Catholic high school network receives donation of Orlando property for third Florida campus

Cristo Rey Tampa Salesian High School, included in a national network of 38 Catholic high schools serving more than 12,000 students, offers a Corporate Work Study Program that allows students to earn 60% of their tuition through employment.

A vacant 75,000-square-foot office complex in Orlando, Florida, built as a school for interior design, will reopen in two years with a different kind of interior design as its mission – one that seeks to sharpen teenagers’ minds and instill the Catholic faith in their hearts.

Leaders of a group formed to open a Cristo Rey High School in the central Florida area recently announced the purchase of the complex, made possible by Hanover Capital Partners, a local development company led by the Orosz family.

According to a news release, the Oroszes’ paid $7 million for the property that sits near a lake at 6039 S Rio Grande. The family donated the property to the Cristo Rey Network, which has 38 schools in 24 states.

In Florida, Cristo Rey has a campus in Tampa and last year opened one in Miami, which is led by an alumnus of the original school founded in Chicago in 1996. Translated in English as Christ the King, Cristo Rey is a network of private Catholic schools with a work-study model that makes a Catholic education accessible to students from low-income families.

The Orlando property, most recently used as a training center for the Army Reserves, will require about $5.4 million in renovations before it welcomes its inaugural freshman class of 125 students in 2025.

The Orlando property, most recently used as a training center for the Army Reserves, will require about $5.4 million in renovations before it welcomes its inaugural freshman class of 125 students in 2025. The school will add a grade each year after that to ultimately serve 500 students in grades 9 through 12.

“The bones of the school are very good, as it was originally planned as a school for design,” said Russ Allinson, the project’s feasibility study chairman. “However, we have extensive plans to renovate it and prepare it to be a thoroughly modern high school.”

Those plans started to evolve when several community members began independently reaching out to the Cristo Rey Network. School leaders then helped them connect and the group began a feasibility study.

Allinson said school supporters were surprised to learn that Orlando, which has 400,000 registered Catholics in its nine-county diocese, had only one Catholic high school in the city, Bishop Moore. Chesterton Academy, a classical school, describes itself as “grounded in the Catholic faith” but is an independent school and not listed on the diocese website. The closest Catholic high school after Bishop Moore is Santa Fe Catholic High School,  52 miles west in Lakeland.

“For a city the size of Orlando, it is unusual to have only one Catholic high school, and we understand there is more demand than there are places for students,” Allinson said. “Many families that want their children to attend a Catholic high school are unable to afford or gain admission to Catholic high schools in central Florida.”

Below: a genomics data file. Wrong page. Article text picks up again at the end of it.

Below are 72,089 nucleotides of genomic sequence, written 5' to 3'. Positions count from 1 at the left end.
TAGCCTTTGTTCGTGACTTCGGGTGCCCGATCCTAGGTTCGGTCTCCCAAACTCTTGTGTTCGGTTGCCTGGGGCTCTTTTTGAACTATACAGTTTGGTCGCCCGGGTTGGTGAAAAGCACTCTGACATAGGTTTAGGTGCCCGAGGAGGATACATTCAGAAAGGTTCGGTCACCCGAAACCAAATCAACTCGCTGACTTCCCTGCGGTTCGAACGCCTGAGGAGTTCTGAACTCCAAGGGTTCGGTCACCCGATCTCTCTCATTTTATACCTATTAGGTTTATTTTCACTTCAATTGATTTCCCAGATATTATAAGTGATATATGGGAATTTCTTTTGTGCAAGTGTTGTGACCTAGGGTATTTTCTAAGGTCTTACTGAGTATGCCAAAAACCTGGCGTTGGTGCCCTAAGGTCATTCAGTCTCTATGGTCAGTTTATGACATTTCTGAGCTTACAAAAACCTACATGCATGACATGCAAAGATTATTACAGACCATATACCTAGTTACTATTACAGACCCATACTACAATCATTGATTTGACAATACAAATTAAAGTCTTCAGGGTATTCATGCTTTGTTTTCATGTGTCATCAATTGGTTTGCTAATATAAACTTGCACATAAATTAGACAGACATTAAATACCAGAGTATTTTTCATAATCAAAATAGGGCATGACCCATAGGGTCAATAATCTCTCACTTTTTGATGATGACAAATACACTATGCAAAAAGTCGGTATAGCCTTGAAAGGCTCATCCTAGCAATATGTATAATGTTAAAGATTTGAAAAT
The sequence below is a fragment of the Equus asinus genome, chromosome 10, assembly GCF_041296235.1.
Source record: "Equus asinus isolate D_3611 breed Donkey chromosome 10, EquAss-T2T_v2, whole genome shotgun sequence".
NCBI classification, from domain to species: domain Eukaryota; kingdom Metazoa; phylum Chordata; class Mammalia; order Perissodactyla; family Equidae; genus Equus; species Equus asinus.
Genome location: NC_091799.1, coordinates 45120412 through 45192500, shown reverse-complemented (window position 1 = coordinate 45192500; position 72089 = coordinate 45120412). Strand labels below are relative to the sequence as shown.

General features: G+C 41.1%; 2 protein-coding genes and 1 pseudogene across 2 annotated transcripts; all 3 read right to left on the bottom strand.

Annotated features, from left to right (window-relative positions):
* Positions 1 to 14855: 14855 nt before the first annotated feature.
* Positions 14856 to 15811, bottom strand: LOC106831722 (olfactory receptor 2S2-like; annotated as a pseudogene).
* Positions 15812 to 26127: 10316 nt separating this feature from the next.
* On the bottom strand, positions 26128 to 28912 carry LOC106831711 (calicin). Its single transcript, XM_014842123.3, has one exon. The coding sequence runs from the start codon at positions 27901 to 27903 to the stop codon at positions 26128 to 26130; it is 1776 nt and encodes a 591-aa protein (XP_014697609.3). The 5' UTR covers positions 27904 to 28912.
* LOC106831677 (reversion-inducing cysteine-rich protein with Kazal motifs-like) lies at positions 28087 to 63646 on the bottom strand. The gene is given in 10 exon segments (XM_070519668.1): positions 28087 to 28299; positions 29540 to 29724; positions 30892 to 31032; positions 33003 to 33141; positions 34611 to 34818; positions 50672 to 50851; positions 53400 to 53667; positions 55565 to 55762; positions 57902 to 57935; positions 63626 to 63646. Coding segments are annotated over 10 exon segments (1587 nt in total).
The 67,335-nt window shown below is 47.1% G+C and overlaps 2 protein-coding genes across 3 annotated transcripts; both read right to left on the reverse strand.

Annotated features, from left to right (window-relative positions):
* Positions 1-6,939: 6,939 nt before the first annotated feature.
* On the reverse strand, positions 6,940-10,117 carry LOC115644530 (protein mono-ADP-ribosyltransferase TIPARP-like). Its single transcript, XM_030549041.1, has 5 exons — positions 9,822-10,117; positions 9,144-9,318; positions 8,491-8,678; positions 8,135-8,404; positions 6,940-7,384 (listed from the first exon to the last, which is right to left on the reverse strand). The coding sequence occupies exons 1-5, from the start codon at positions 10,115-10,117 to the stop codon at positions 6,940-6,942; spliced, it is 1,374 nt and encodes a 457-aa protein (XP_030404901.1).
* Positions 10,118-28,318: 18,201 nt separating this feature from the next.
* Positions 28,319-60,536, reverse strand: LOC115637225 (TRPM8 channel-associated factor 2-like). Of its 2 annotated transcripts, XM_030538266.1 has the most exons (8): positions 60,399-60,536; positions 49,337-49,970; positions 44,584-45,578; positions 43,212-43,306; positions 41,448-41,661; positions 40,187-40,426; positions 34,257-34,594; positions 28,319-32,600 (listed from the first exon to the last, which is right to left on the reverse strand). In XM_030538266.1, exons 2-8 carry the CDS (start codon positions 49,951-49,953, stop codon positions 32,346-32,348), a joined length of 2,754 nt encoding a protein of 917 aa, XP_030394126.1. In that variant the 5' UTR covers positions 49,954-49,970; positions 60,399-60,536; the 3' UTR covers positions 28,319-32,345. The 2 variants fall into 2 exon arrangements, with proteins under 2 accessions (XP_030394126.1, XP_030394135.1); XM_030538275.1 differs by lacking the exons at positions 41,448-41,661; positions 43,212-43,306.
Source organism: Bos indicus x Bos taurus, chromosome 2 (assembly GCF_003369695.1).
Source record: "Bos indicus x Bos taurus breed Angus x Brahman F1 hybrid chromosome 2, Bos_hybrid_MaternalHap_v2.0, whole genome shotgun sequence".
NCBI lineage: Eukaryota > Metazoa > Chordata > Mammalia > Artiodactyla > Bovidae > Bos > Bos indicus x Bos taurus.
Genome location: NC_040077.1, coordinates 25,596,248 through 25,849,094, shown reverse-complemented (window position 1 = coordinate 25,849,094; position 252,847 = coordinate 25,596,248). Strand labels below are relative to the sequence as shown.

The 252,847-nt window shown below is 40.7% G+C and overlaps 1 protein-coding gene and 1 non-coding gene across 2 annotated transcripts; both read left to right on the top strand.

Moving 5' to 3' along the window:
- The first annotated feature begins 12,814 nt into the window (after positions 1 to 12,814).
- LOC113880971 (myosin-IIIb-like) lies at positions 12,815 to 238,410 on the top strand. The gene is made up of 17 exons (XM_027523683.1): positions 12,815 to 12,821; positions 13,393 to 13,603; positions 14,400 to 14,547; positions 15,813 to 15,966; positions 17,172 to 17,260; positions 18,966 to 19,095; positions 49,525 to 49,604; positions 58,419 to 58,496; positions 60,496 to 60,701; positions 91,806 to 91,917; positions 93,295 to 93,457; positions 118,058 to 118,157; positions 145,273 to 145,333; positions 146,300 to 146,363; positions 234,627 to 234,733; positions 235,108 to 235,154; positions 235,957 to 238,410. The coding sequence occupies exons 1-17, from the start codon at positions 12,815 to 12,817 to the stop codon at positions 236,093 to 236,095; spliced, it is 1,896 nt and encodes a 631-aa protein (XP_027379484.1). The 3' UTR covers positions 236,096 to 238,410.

Soon after the group formed, a member reached out to Bill Orosz, who engaged immediately in the process. With the research complete and the need established, the next step was to find a building. The sale of the Rio Grande property closed on Feb. 9.

“It’s really just an Orosz family philanthropic endeavor,” Andrew Orosz, vice president and general counsel with Hanover Capital Partners, told GrowthSpotter following the sale. Hanover is led by Bill Orosz and his three sons, Andrew, Matthew and Steve.

Cristo Rey is best known for its unique model of pairing academics with work experience offered by community partners that allow students to work five days a month for all four years of high school. The work-study, along with state K-12 education choice scholarship programs, makes it possible for student whose families could not afford tuition to attend a private school. The work underwrites about 60% of the tuition.

It also gives students valuable experience as they pursue college or a career, said Amanda Livermore, a Cristo Rey employee and director of the feasibility study.

“When they finish their four years in high school, they have a resume of experience that is unique to students their age,” she said. “Furthermore, Cristo Rey has a track record of advancing students who may be behind in their schoolwork and preparing them for college.”

(For a list of partnering organizations, click here.)

The school will offer sports, initially through partnerships with other area schools and organizations. Leaders plan to add a gym to the campus in a few years. The first class will help select the school mascot.

For now, Cristo Rey Orlando is conducting a national search for its president. The Cristo Rey leadership model has a president at the top, with a principal and a community work study director.

Once the school is up and running, it will employ about 70 administrators, teachers and staff members.

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BY Lisa Buie

Lisa Buie is senior reporter for NextSteps. The daughter of a public school superintendent, she spent more than a dozen years as a reporter and bureau chief at the Tampa Bay Times before joining Shriners Hospitals for Children — Tampa, where she served for nearly five years as marketing and communications manager. She lives with her husband and their teenage son, who has benefited from education choice.